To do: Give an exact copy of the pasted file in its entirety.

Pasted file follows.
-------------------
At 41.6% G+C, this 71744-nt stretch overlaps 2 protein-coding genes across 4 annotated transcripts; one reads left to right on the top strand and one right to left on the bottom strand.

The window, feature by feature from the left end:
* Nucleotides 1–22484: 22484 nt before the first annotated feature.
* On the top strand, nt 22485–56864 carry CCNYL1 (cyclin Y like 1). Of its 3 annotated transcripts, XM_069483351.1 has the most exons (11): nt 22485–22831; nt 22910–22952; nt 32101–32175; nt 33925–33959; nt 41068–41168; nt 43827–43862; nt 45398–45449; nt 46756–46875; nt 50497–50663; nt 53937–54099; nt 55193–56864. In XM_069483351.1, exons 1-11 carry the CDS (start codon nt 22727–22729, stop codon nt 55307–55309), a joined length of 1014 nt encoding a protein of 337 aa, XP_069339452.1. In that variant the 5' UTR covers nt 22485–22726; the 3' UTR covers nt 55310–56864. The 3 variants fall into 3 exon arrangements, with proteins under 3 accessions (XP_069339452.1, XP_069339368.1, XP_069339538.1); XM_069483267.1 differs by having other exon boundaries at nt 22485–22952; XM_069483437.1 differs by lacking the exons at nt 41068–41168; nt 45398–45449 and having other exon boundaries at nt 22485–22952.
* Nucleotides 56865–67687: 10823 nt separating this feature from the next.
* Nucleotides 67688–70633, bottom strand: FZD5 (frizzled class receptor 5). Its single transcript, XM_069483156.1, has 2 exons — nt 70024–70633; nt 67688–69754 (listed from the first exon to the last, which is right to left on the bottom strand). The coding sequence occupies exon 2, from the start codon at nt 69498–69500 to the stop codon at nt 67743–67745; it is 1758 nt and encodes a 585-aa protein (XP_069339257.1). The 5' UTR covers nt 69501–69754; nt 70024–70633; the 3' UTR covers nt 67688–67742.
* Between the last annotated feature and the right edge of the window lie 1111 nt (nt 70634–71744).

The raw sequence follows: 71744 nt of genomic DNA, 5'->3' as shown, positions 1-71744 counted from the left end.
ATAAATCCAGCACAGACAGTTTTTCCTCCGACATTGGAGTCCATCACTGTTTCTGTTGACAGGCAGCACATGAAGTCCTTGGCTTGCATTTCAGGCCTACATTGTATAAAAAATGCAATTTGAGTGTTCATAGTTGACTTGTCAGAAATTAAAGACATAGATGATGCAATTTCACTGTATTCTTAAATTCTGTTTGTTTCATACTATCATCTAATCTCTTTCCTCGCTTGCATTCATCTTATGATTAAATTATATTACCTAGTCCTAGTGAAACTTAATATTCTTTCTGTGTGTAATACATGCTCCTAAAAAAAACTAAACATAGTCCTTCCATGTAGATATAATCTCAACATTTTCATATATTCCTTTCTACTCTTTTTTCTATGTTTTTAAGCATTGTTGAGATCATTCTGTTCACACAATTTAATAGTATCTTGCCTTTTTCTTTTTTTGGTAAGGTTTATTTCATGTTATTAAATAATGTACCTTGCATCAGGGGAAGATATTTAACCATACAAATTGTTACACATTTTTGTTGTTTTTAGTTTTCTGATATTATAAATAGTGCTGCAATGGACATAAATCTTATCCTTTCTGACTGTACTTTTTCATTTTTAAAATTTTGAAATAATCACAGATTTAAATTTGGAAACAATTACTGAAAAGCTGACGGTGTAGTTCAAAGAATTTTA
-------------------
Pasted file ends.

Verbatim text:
At 41.6% G+C, this 71744-nt stretch overlaps 2 protein-coding genes across 4 annotated transcripts; one reads left to right on the top strand and one right to left on the bottom strand.

The window, feature by feature from the left end:
* Nucleotides 1–22484: 22484 nt before the first annotated feature.
* On the top strand, nt 22485–56864 carry CCNYL1 (cyclin Y like 1). Of its 3 annotated transcripts, XM_069483351.1 has the most exons (11): nt 22485–22831; nt 22910–22952; nt 32101–32175; nt 33925–33959; nt 41068–41168; nt 43827–43862; nt 45398–45449; nt 46756–46875; nt 50497–50663; nt 53937–54099; nt 55193–56864. In XM_069483351.1, exons 1-11 carry the CDS (start codon nt 22727–22729, stop codon nt 55307–55309), a joined length of 1014 nt encoding a protein of 337 aa, XP_069339452.1. In that variant the 5' UTR covers nt 22485–22726; the 3' UTR covers nt 55310–56864. The 3 variants fall into 3 exon arrangements, with proteins under 3 accessions (XP_069339452.1, XP_069339368.1, XP_069339538.1); XM_069483267.1 differs by having other exon boundaries at nt 22485–22952; XM_069483437.1 differs by lacking the exons at nt 41068–41168; nt 45398–45449 and having other exon boundaries at nt 22485–22952.
* Nucleotides 56865–67687: 10823 nt separating this feature from the next.
* Nucleotides 67688–70633, bottom strand: FZD5 (frizzled class receptor 5). Its single transcript, XM_069483156.1, has 2 exons — nt 70024–70633; nt 67688–69754 (listed from the first exon to the last, which is right to left on the bottom strand). The coding sequence occupies exon 2, from the start codon at nt 69498–69500 to the stop codon at nt 67743–67745; it is 1758 nt and encodes a 585-aa protein (XP_069339257.1). The 5' UTR covers nt 69501–69754; nt 70024–70633; the 3' UTR covers nt 67688–67742.
* Between the last annotated feature and the right edge of the window lie 1111 nt (nt 70634–71744).

The raw sequence follows: 71744 nt of genomic DNA, 5'->3' as shown, positions 1-71744 counted from the left end.
ATAAATCCAGCACAGACAGTTTTTCCTCCGACATTGGAGTCCATCACTGTTTCTGTTGACAGGCAGCACATGAAGTCCTTGGCTTGCATTTCAGGCCTACATTGTATAAAAAATGCAATTTGAGTGTTCATAGTTGACTTGTCAGAAATTAAAGACATAGATGATGCAATTTCACTGTATTCTTAAATTCTGTTTGTTTCATACTATCATCTAATCTCTTTCCTCGCTTGCATTCATCTTATGATTAAATTATATTACCTAGTCCTAGTGAAACTTAATATTCTTTCTGTGTGTAATACATGCTCCTAAAAAAAACTAAACATAGTCCTTCCATGTAGATATAATCTCAACATTTTCATATATTCCTTTCTACTCTTTTTTCTATGTTTTTAAGCATTGTTGAGATCATTCTGTTCACACAATTTAATAGTATCTTGCCTTTTTCTTTTTTTGGTAAGGTTTATTTCATGTTATTAAATAATGTACCTTGCATCAGGGGAAGATATTTAACCATACAAATTGTTACACATTTTTGTTGTTTTTAGTTTTCTGATATTATAAATAGTGCTGCAATGGACATAAATCTTATCCTTTCTGACTGTACTTTTTCATTTTTAAAATTTTGAAATAATCACAGATTTAAATTTGGAAACAATTACTGAAAAGCTGACGGTGTAGTTCAAAGAATTTTA